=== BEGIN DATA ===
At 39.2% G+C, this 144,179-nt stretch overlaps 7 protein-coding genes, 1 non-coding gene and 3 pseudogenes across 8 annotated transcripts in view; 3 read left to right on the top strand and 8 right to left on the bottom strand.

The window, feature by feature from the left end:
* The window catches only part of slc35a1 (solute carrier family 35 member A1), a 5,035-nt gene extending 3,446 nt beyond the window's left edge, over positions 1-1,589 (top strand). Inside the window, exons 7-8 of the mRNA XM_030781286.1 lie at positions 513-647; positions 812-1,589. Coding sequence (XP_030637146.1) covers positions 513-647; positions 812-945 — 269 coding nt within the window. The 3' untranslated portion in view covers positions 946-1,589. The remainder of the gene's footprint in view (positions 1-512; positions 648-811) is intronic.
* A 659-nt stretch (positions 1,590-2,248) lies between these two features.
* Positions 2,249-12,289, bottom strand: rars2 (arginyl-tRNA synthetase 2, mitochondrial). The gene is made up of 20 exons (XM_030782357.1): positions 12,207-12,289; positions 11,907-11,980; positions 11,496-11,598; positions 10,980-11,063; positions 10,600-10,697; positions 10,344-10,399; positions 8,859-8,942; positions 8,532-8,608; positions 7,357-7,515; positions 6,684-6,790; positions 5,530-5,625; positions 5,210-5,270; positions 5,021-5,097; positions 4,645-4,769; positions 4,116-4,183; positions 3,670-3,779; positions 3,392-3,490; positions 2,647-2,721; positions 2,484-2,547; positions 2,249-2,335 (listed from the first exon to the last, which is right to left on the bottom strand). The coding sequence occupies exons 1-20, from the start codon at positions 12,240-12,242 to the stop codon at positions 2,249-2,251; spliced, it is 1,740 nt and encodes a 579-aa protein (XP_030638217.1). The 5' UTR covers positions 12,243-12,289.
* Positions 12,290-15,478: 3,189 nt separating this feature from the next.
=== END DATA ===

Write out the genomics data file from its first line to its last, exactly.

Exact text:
At 39.2% G+C, this 144,179-nt stretch overlaps 7 protein-coding genes, 1 non-coding gene and 3 pseudogenes across 8 annotated transcripts in view; 3 read left to right on the top strand and 8 right to left on the bottom strand.

The window, feature by feature from the left end:
* The window catches only part of slc35a1 (solute carrier family 35 member A1), a 5,035-nt gene extending 3,446 nt beyond the window's left edge, over positions 1-1,589 (top strand). Inside the window, exons 7-8 of the mRNA XM_030781286.1 lie at positions 513-647; positions 812-1,589. Coding sequence (XP_030637146.1) covers positions 513-647; positions 812-945 — 269 coding nt within the window. The 3' untranslated portion in view covers positions 946-1,589. The remainder of the gene's footprint in view (positions 1-512; positions 648-811) is intronic.
* A 659-nt stretch (positions 1,590-2,248) lies between these two features.
* Positions 2,249-12,289, bottom strand: rars2 (arginyl-tRNA synthetase 2, mitochondrial). The gene is made up of 20 exons (XM_030782357.1): positions 12,207-12,289; positions 11,907-11,980; positions 11,496-11,598; positions 10,980-11,063; positions 10,600-10,697; positions 10,344-10,399; positions 8,859-8,942; positions 8,532-8,608; positions 7,357-7,515; positions 6,684-6,790; positions 5,530-5,625; positions 5,210-5,270; positions 5,021-5,097; positions 4,645-4,769; positions 4,116-4,183; positions 3,670-3,779; positions 3,392-3,490; positions 2,647-2,721; positions 2,484-2,547; positions 2,249-2,335 (listed from the first exon to the last, which is right to left on the bottom strand). The coding sequence occupies exons 1-20, from the start codon at positions 12,240-12,242 to the stop codon at positions 2,249-2,251; spliced, it is 1,740 nt and encodes a 579-aa protein (XP_030638217.1). The 5' UTR covers positions 12,243-12,289.
* Positions 12,290-15,478: 3,189 nt separating this feature from the next.